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Falco cherrug

Additional details on Food and Feeding:

European Russia: The principal food source is two species of suslik, both of which have almost completely disappeared (Galushin et al. 2001).

Romania: The principal prey is susliks (Roberts 2000).

Serbia: According to Puzovic (2008), the diet consists mostly of small rodents, ground squirrels, hamsters, pigeons, and starlings. He recorded sakers regularly kleptoparasitizing prey from other species of birds that occasionally or constantly spend much time in the vicinity of powerlines. Victim species included Common Buzzards, Western Marsh Harriers, Common Kestrels, Eurasian Hobbies, Hooded Crows, Jackdaws, and Common Ravens. Seventy percent of the instances involved Common Kestrels, and most of the prey items were Common Voles (Microtus arvalis). Puzovic (op cit.) interpreted this behavior as a recent adaptation to living in the vicinity of powerlines.

Bulgaria: The main prey during the nesting period is the European Susklik, but sakers also feed on other rodents and small to medium-sized birds, including pigeons, crows, and small passerines (Ragyov 2006).

Armenia: Feeds on birds, including domestic fowl and small mammals (Dal 1954). The stomach of a collected bird on 23 November 1977 contains remnants of a Common Vole and a Eurasian Linnet (Adamian and Klem 1999). In Armenia, heavy snow cover results in these falcons hunting closer to towns and villages where prey may be more readily available (Adamian and Klem op cit.).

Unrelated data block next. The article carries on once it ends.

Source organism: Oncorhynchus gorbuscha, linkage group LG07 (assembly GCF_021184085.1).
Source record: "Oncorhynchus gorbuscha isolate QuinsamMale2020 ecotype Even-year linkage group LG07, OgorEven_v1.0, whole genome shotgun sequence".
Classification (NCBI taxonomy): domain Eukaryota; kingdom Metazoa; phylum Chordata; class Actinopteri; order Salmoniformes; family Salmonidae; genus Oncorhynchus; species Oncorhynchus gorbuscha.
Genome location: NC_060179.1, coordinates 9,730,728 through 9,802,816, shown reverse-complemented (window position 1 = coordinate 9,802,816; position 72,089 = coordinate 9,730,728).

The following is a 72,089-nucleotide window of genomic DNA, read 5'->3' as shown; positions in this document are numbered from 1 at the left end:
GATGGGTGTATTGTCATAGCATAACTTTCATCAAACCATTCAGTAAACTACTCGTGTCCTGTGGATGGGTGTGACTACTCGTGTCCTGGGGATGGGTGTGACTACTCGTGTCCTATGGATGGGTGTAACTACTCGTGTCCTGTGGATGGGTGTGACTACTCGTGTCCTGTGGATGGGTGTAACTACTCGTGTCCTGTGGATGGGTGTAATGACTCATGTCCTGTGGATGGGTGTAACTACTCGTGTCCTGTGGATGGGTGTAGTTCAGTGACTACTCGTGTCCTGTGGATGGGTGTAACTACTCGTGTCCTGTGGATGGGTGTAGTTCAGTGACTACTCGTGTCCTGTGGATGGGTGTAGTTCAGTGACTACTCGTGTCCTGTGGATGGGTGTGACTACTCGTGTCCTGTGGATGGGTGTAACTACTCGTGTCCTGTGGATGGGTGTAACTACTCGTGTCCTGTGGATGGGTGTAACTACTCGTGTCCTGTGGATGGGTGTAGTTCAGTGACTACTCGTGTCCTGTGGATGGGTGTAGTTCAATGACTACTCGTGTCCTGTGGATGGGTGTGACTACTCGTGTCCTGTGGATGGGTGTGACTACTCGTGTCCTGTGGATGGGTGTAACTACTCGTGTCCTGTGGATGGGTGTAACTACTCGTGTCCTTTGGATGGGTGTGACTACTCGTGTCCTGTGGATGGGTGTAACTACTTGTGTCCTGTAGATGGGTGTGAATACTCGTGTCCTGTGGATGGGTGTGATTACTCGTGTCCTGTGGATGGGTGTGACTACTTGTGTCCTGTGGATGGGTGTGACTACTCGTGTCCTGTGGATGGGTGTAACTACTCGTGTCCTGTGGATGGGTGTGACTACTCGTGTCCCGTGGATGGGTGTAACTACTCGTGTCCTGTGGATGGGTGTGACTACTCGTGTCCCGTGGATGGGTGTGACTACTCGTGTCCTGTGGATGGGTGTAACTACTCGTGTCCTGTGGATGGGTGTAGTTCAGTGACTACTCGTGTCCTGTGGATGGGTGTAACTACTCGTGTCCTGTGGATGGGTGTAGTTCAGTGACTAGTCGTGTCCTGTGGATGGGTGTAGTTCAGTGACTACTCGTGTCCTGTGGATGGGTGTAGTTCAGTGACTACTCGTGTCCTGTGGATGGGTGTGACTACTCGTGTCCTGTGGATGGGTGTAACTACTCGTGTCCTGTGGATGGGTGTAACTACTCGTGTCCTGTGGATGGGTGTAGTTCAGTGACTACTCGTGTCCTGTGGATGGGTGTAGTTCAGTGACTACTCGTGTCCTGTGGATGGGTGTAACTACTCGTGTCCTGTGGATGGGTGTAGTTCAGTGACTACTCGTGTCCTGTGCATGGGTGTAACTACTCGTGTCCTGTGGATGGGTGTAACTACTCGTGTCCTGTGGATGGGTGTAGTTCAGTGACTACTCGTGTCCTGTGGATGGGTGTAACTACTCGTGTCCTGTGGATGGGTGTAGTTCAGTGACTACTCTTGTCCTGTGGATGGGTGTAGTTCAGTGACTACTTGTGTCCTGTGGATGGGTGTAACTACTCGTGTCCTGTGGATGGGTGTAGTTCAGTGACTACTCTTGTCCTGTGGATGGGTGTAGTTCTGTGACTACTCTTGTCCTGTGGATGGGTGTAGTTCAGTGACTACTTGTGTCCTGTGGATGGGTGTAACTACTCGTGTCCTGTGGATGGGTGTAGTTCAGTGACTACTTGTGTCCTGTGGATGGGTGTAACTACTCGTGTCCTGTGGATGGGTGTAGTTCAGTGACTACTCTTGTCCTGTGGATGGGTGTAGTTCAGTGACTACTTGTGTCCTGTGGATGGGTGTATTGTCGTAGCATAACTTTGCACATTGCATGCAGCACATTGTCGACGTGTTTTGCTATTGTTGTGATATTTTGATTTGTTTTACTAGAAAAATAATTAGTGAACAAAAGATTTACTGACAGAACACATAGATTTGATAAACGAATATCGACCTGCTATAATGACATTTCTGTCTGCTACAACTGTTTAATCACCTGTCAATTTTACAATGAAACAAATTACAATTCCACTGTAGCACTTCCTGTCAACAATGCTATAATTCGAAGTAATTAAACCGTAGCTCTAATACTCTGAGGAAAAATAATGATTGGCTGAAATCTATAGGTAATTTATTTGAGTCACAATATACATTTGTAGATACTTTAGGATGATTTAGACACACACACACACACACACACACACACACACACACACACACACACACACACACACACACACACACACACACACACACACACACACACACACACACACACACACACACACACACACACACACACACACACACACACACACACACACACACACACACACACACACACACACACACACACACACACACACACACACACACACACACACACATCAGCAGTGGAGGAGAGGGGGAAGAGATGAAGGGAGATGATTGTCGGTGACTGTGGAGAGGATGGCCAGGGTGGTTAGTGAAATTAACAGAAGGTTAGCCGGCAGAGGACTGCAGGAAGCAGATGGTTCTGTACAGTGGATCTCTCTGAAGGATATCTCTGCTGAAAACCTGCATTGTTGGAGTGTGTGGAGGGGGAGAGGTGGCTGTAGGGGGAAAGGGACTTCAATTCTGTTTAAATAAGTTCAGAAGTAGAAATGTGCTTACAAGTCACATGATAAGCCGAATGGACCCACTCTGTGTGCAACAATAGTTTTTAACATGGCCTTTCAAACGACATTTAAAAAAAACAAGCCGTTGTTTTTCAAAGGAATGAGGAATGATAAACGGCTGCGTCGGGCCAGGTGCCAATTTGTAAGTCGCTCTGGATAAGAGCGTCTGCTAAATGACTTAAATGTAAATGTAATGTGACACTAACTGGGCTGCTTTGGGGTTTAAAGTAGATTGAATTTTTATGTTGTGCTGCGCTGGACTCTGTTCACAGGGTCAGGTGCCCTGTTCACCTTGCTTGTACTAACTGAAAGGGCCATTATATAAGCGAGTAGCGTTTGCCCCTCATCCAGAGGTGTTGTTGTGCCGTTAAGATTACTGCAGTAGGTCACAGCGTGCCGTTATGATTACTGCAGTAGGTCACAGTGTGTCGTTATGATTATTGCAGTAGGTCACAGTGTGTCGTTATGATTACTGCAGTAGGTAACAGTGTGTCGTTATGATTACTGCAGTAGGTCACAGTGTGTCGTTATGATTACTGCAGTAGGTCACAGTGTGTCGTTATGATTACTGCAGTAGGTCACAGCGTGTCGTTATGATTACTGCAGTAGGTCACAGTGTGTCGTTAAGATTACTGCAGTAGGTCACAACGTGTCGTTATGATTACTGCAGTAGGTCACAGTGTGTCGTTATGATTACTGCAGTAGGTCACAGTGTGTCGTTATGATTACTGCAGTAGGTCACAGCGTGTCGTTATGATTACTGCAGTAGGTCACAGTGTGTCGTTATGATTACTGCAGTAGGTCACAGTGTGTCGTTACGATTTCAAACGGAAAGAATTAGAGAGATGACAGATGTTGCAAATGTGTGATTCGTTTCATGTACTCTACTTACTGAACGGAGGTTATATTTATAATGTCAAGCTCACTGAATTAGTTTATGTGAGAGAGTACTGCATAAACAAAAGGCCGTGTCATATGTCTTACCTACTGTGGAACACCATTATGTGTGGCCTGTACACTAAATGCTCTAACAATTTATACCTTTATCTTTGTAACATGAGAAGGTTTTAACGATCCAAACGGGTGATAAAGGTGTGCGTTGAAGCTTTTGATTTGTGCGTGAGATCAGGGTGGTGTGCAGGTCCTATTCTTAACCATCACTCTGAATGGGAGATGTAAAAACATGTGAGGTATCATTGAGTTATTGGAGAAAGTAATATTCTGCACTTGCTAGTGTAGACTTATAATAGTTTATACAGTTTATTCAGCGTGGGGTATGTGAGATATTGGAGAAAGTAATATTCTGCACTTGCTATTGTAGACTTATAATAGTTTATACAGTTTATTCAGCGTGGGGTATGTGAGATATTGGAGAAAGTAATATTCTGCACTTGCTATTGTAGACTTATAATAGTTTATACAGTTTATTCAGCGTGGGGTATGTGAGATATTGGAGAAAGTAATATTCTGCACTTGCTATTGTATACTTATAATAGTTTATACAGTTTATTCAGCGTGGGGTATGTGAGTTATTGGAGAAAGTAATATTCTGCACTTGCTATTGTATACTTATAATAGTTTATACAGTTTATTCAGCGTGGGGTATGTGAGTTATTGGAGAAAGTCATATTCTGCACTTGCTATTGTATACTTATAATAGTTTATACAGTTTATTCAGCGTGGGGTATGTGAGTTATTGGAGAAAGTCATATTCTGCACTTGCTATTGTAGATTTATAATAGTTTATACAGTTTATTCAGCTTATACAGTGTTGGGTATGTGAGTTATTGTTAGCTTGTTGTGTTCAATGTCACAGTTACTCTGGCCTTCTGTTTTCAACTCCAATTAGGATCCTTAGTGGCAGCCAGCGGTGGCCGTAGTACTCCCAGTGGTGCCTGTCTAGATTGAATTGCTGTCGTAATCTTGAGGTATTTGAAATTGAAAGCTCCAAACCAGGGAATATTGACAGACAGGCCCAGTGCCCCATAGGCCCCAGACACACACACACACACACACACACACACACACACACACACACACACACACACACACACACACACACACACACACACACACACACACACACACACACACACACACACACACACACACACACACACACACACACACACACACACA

Greece: Sakers have been observed attacking Black-tailed Godwits, Ruffs, Black-headed Gulls, and on 30 March 1980, an adult was seen taking a European Suslik in the Evros Delta (Handrinos and Akriotis 1997).

Kazakhstan: The diet is dominated by the Red-cheeked Suslik (Spermophilus erythrogenys) and Long-tailed Susliks (S. undulatus) (Watson and Clarke 2000). Wintering birds feed on feral pigeons attracted to sunflower fields (Wassink and Oreel 2007).

Mongolia: Gombobaatar et al. (2001) provided a detailed summary of the Saker Falcon diet in Mongolia. Brandt's Vole (Microtus brandti) is the most important prey in eastern Mongolia, but the dominant prey in western Mongolia are pikas (Ochotona spp.), Pallas's Sandgrouse, and Steppe Hare (Lepus tolai), according to earlier workers (Przevalskii 1876, Kozlova 1930, Tugarinov 1932, Sushkin 1938). Sakers also feed on Mongolian Gerbils (Meriones unguiculatus), Midday Gerbils, Mongolian Marmots (Marmota sibirica), and other species of birds (Baumgart 2001, Bold and Boldbaatar 2001, Gombobataatar et al. 2000). A decline of Brandt's Vole numbers during the particularly harsh spring and winter of 2002 led to a corresponding decrease in numbers of breeding pairs of sakers (Gombobaatar et al. 2004).

China: The main prey species in the Junggar Basin, northern Xinjiang Province, are the Great Gerbil, Red-jawed Ground Squirrel, Yellow Steppe Lemming, Common Hare, Chukar, pigeons (including domestic varieties), sandgrouses, starlings, Houbara Bustard, small passerines, and some reptiles (desert snakes and lizards) (Ma et al. 2006).

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